Rarely a weekend passes without Eric Pickles – the Conservative Secretary of State for Communities and Local Government – making a pronouncement about refuse collection. Pickles has even gone so far as to say that it is a ‘basic right’ for people to have their rubbish collected every week.
When I was young, most councils operated a ‘gold service’. Each week, the bin-man would come and find your dustbin from wherever you’d hidden it in the garden, take and empty it into the bin-lorry, and return the empty bin to its original location. Mind you, that didn’t stop lots of complaints that the bin hadn’t been returned to the precise location or that the lid was missing.
In the 1980s, three things happened to change all this.
First there was the concern about the environmental impact of landfill; there had been a dramatic growth in the amount of refuse and bigger and bigger holes were required to put it in – and some tips were leaking contaminants into land and water-courses.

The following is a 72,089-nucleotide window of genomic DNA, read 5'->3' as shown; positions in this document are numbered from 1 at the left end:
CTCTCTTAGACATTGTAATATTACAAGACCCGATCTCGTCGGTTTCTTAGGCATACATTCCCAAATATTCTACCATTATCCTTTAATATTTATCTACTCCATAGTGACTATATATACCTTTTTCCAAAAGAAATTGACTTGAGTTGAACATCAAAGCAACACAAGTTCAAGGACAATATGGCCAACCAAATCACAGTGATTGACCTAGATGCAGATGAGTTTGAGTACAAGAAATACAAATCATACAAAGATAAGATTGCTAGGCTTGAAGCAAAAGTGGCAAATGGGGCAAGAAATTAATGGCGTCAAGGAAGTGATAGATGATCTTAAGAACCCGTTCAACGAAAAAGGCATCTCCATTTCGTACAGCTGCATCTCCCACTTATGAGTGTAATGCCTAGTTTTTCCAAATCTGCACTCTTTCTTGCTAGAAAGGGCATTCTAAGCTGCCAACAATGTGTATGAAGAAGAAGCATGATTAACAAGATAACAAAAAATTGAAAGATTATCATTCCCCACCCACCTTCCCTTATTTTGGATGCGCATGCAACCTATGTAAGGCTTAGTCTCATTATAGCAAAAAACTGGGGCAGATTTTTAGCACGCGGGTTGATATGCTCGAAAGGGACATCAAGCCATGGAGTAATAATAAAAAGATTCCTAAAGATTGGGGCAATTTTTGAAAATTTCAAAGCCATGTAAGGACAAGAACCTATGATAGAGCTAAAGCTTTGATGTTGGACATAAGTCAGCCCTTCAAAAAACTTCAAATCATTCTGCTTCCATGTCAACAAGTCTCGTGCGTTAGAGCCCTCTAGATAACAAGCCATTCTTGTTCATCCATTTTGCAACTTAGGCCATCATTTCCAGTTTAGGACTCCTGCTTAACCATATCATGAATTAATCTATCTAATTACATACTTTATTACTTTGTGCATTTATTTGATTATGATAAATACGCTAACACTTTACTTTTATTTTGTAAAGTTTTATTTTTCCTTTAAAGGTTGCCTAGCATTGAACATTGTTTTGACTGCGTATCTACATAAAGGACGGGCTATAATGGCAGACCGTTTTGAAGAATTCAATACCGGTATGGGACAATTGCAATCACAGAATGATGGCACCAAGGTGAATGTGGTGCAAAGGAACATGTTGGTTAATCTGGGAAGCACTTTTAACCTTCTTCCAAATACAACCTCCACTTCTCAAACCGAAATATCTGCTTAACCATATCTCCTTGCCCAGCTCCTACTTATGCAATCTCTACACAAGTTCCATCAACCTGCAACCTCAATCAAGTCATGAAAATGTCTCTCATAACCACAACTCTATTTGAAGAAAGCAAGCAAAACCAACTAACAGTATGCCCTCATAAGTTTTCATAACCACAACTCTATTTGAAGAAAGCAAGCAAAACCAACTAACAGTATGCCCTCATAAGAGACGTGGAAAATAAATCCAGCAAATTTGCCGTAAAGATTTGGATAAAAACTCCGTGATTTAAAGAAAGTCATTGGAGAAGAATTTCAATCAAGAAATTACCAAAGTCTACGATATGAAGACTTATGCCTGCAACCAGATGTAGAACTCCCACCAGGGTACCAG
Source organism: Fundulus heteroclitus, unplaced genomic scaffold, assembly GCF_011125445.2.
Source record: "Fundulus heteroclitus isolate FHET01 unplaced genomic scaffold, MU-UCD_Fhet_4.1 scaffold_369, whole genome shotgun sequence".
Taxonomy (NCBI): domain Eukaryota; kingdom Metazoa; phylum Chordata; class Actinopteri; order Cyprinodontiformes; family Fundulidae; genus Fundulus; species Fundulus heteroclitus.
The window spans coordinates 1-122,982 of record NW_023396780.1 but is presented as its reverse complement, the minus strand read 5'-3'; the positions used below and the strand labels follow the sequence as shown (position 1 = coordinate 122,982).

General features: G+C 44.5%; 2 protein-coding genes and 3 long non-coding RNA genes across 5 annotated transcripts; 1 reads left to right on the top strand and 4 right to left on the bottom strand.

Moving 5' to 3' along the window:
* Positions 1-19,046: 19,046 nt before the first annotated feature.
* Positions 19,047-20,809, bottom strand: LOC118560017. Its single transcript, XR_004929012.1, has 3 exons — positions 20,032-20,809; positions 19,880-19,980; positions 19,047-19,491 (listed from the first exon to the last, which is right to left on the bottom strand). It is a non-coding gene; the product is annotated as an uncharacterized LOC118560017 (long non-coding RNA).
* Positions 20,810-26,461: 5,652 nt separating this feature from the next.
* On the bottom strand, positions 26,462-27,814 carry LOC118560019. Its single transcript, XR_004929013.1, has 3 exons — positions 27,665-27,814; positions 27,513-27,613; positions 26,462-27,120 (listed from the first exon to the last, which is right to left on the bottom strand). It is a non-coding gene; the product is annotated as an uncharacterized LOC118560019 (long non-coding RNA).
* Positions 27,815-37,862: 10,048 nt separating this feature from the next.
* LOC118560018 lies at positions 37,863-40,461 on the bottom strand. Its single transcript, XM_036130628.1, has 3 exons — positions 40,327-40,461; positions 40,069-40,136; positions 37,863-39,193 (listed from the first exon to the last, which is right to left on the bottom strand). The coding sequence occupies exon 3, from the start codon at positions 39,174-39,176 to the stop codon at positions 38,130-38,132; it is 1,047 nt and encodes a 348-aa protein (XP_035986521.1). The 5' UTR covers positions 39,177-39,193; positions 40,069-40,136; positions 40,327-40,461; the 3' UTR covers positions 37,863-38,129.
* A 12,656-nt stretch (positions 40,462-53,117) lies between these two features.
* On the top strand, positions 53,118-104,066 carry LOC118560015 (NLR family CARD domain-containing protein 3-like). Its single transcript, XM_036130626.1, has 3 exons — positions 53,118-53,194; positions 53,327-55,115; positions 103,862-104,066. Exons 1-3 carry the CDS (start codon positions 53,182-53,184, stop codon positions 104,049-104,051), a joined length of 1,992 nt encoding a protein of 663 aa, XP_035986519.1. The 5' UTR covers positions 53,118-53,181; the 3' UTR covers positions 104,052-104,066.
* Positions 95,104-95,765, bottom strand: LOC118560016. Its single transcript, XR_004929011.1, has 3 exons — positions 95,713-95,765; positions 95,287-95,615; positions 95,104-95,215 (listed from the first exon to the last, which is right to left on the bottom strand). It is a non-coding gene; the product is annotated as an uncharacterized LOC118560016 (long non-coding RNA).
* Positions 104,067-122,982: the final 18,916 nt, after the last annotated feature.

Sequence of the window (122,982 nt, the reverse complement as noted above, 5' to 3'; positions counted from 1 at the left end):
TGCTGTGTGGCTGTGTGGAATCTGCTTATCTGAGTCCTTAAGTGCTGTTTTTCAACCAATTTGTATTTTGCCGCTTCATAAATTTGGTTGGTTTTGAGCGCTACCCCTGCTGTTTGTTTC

Second, people became concerned about re-cycling. For the benefit of the environment and the economy, we needed to cut the amount of refuse. Some of this cut was to be achieved by recycling. A landfill tax has provided a big incentive to recycle and minimise waste.
Thirdly, as councils experienced the force of the Thatcher government’s cuts, they focused on the actual cost of collection. Neither the council nor the local ratepayer could afford the cost of the ‘gold service’. It was significantly cheaper to operate kerbside collections and that lead to the introduction of the wheelie-bin.
Those three pressures have continued to this day. Councils have found different ways of dealing with the issues, dependent upon their local circumstances. Most of Sheffield’s rubbish has been incinerated to provide heat and power for local homes, shops, offices and leisure centres. Rotherham, Barnsley and Doncaster are now busily exploring a similar scheme.
More than half the councils in the UK now operate either a two-weekly collection or an alternate week collection – recycling materials one week, general refuse the next – and some operate separate collections for garden materials. Given the cuts in council resources, it is inevitable that all councils will be considering further ways to cuts costs I refuse collection and disposal.
I like my weekly collection, but I have little time for Eric Pickles’ bluster on this issue. As the Daily Mail said this week “If Mr Pickles is unwilling to force councils to reinstate weekly collections — and he is not— he should not falsely raise people’s hopes."